# AP Statistics Curriculum 2007 MultivariateNormal

## Contents

## EBook - Multivariate Normal Distribution

The multivariate normal distribution, or multivariate Gaussian distribution, is a generalization of the univariate (one-dimensional) normal distribution to higher dimensions. A random vector is said to be multivariate normally distributed if every linear combination of its components has a univariate normal distribution. The multivariate normal distribution may be used to study different associations (e.g., correlations) between real-valued random variables.

### Definition

In k-dimensions, a random vector \(X = (X_1, \cdots, X_k)\) is multivariate normally distributed if it satisfies any one of the following *equivalent* conditions (Gut, 2009):

- Every linear combination of its components
*Y*=*a*_{1}*X*_{1}+ … +*a*is normally distributed. In other words, for any constant vector \(a\in R^k\), the linear combination (which is univariate random variable) \(Y = a^TX = \sum_{i=1}^{k}{a_iX_i}\) has a univariate normal distribution._{k}X_{k}

- There exists a random
*ℓ*-vector*Z*, whose components are independent normal random variables, a*k*-vector*μ*, and a*k×ℓ*matrix*A*, such that \(X = AZ + \mu\). Here*ℓ*is the*rank*of the variance-covariance matrix.

- There is a
*k*-vector*μ*and a symmetric, nonnegative-definite*k×k*matrix Σ, such that the characteristic function of*X*is

\[ \varphi_X(u) = \exp\Big( iu^T\mu - \tfrac{1}{2} u^T\Sigma u \Big). \]

- When the support of
*X*is the entire space**R**^{k}, there exists a*k*-vector*μ*and a symmetric positive-definite*k×k*variance-covariance matrix Σ, such that the probability density function of*X*can be expressed as

\[
f_X(x) = \frac{1}{ (2\pi)^{k/2}|\Sigma|^{1/2} }
\exp\!\Big( {-\tfrac{1}{2}}(x-\mu)'\Sigma^{-1}(x-\mu) \Big)
\], where |Σ| is the determinant of Σ, and where (2π)^{k/2}|Σ|^{1/2} = |2πΣ|^{1/2}. This formulation reduces to the density of the univariate normal distribution if Σ is a scalar (i.e., a 1×1 matrix).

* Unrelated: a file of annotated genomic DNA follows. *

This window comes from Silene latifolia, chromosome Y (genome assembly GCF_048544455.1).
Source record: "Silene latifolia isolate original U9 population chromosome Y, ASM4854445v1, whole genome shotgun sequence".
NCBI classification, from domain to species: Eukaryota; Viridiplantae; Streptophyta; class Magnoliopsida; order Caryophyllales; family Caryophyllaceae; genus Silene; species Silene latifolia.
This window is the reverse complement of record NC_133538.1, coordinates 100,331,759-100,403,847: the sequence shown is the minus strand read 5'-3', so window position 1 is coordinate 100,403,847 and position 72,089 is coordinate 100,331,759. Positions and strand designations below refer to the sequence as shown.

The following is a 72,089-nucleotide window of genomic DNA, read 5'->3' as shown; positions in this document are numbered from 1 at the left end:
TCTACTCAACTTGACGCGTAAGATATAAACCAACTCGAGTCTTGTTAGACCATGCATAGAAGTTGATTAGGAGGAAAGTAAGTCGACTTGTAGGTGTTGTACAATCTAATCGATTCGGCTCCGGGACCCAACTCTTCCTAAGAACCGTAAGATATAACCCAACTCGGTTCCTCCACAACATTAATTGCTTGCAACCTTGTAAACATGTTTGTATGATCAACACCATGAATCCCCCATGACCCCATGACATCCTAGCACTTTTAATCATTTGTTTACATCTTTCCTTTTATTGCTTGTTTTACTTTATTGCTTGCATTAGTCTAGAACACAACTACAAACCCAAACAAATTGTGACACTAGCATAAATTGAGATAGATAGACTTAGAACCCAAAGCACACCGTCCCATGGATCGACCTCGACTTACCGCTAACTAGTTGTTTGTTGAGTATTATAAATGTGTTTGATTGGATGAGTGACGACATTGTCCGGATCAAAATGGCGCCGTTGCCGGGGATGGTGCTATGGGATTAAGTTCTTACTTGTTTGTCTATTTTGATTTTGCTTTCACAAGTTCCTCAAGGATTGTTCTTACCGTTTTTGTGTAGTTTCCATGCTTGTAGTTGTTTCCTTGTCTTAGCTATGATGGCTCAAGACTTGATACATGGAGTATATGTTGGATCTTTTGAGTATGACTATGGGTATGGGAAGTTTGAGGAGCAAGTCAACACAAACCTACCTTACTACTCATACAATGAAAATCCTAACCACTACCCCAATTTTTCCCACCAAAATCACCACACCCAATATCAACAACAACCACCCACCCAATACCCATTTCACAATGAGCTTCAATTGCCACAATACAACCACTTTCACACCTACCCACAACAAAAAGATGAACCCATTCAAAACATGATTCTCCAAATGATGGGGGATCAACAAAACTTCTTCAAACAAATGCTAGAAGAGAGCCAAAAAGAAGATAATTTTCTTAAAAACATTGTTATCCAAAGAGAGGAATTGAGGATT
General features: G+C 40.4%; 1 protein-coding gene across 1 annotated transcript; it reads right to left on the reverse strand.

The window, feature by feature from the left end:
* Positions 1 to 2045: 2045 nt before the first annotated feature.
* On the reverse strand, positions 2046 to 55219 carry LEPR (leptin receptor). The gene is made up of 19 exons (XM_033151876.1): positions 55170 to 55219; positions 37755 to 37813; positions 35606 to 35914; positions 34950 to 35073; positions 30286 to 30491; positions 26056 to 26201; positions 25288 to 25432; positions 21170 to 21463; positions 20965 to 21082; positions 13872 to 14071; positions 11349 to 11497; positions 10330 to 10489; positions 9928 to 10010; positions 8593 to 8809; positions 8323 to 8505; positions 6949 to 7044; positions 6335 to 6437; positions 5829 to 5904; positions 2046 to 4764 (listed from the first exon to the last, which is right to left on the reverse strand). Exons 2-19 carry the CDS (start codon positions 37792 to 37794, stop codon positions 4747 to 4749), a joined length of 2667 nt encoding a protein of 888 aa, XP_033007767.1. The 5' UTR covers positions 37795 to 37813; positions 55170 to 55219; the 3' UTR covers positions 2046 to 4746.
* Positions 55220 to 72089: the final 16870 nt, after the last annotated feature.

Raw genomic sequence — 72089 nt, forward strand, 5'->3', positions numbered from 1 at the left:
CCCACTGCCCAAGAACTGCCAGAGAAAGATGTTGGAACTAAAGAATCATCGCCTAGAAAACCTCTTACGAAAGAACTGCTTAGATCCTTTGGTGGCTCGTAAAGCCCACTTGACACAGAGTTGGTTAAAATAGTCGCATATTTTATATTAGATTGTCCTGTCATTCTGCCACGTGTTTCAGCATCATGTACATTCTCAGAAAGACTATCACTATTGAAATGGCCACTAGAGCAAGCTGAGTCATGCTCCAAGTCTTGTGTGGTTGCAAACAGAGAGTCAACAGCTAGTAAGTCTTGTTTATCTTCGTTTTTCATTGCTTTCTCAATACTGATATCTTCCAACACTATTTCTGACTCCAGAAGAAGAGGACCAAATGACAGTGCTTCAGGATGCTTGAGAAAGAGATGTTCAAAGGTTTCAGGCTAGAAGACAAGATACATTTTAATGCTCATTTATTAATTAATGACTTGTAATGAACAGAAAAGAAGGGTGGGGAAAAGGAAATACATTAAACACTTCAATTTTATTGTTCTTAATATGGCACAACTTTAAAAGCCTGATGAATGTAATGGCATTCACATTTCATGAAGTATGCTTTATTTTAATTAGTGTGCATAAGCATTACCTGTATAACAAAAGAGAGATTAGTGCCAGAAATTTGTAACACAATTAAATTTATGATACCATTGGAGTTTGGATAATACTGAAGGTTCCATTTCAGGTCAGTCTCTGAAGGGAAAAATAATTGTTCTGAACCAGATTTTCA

If the variance-covariance matrix is singular, the corresponding distribution has no density. An example of this case is the distribution of the vector of residual-errors in the ordinary least squares regression. Note also that the *X*_{i} are in general *not* independent; they can be seen as the result of applying the matrix *A* to a collection of independent Gaussian variables *Z*.

### Bivariate (2D) case

In 2-dimensions, the nonsingular bi-variate Normal distribution with (\(k=rank(\Sigma) = 2\)), the probability density function of a (bivariate) vector (X,Y) is
\[
f(x,y) =
\frac{1}{2 \pi \sigma_x \sigma_y \sqrt{1-\rho^2}}
\exp\left(
-\frac{1}{2(1-\rho^2)}\left[
\frac{(x-\mu_x)^2}{\sigma_x^2} +
\frac{(y-\mu_y)^2}{\sigma_y^2} -
\frac{2\rho(x-\mu_x)(y-\mu_y)}{\sigma_x \sigma_y}
\right]
\right),
\]
where *ρ* is the correlation between *X* and *Y*. In this case,
\[
\mu = \begin{pmatrix} \mu_x \\ \mu_y \end{pmatrix}, \quad
\Sigma = \begin{pmatrix} \sigma_x^2 & \rho \sigma_x \sigma_y \\
\rho \sigma_x \sigma_y & \sigma_y^2 \end{pmatrix}.
\]

In the bivariate case, the first equivalent condition for multivariate normality is less restrictive: it is sufficient to verify that countably many distinct linear combinations of X and Y are normal in order to conclude that the vector \( [ X, Y ] ^T\) is bivariate normal.

### Properties

#### Normally distributed and independent

If *X* and *Y* are *normally distributed* and *independent*, this implies they are "jointly normally distributed", hence, the pair (*X*, *Y*) must have bivariate normal distribution. However, a pair of jointly normally distributed variables need not be independent - they could be correlated.

#### Two normally distributed random variables need not be jointly bivariate normal

The fact that two random variables *X* and *Y* both have a normal distribution does not imply that the pair (*X*, *Y*) has a joint normal distribution. A simple example is provided below:

- Let X ~ N(0,1).
- Let \(Y = \begin{cases} X,& |X| > 1.33,\\ -X,& |X| \leq 1.33.\end{cases}\)

Then, both X and Y are individually Normally distributed; however, the pair (X,Y) is **not** jointly bivariate Normal distributed (of course, the constant c=1.33 is not special, any other non-trivial constant also works).

Furthermore, as X and Y are not independent, the sum Z = X+Y is not guaranteed to be a (univariate) Normal variable. In this case, it's clear that Z is not Normal: \[Z = \begin{cases} 0,& |X| \leq 1.33,\\ 2X,& |X| > 1.33.\end{cases}\]

### Applications

### Problems

### References

- Gut, A. (2009): An Intermediate Course in Probability, Springer 2009, chapter 5, ISBN 9781441901613.

- SOCR Home page: http://www.socr.ucla.edu

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